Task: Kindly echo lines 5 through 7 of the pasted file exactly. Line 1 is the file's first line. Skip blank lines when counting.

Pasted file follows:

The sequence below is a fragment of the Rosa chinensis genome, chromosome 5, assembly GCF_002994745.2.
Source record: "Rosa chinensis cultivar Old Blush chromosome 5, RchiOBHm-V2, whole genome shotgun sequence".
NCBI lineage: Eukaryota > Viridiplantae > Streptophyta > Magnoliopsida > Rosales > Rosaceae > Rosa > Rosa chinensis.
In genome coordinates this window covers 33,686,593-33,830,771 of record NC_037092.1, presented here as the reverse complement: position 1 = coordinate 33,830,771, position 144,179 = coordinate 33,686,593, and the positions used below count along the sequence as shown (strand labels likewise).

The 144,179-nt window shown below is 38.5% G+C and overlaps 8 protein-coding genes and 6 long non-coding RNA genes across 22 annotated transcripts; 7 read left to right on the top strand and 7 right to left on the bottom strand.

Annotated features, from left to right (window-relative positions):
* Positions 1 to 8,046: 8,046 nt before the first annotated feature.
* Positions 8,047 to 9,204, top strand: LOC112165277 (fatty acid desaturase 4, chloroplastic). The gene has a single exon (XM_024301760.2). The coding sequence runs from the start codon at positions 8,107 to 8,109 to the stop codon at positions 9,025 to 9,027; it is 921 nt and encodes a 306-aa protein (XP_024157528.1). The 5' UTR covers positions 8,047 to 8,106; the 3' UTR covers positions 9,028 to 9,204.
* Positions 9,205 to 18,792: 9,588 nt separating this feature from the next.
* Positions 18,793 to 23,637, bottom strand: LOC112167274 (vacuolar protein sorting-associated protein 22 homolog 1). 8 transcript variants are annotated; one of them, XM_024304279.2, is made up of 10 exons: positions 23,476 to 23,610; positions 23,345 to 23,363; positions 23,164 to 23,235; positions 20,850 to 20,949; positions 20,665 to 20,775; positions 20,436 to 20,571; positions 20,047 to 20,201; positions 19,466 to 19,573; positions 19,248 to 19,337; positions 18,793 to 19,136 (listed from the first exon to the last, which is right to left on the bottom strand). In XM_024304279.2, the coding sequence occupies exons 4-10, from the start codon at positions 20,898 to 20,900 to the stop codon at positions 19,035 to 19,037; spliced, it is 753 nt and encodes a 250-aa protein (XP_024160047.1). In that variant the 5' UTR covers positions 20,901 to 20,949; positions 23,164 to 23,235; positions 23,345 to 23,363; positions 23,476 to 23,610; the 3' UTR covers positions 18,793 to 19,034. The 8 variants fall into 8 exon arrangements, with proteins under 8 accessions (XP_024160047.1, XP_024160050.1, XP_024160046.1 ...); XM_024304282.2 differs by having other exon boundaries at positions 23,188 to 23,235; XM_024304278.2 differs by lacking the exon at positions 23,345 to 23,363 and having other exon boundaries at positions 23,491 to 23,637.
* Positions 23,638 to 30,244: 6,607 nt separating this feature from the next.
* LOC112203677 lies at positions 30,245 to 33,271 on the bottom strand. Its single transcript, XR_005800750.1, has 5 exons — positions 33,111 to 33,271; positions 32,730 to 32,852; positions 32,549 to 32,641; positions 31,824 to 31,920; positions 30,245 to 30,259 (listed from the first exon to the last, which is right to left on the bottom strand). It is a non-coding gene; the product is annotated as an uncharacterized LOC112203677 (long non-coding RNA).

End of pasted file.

The 144,179-nt window shown below is 38.5% G+C and overlaps 8 protein-coding genes and 6 long non-coding RNA genes across 22 annotated transcripts; 7 read left to right on the top strand and 7 right to left on the bottom strand.

Annotated features, from left to right (window-relative positions):
* Positions 1 to 8,046: 8,046 nt before the first annotated feature.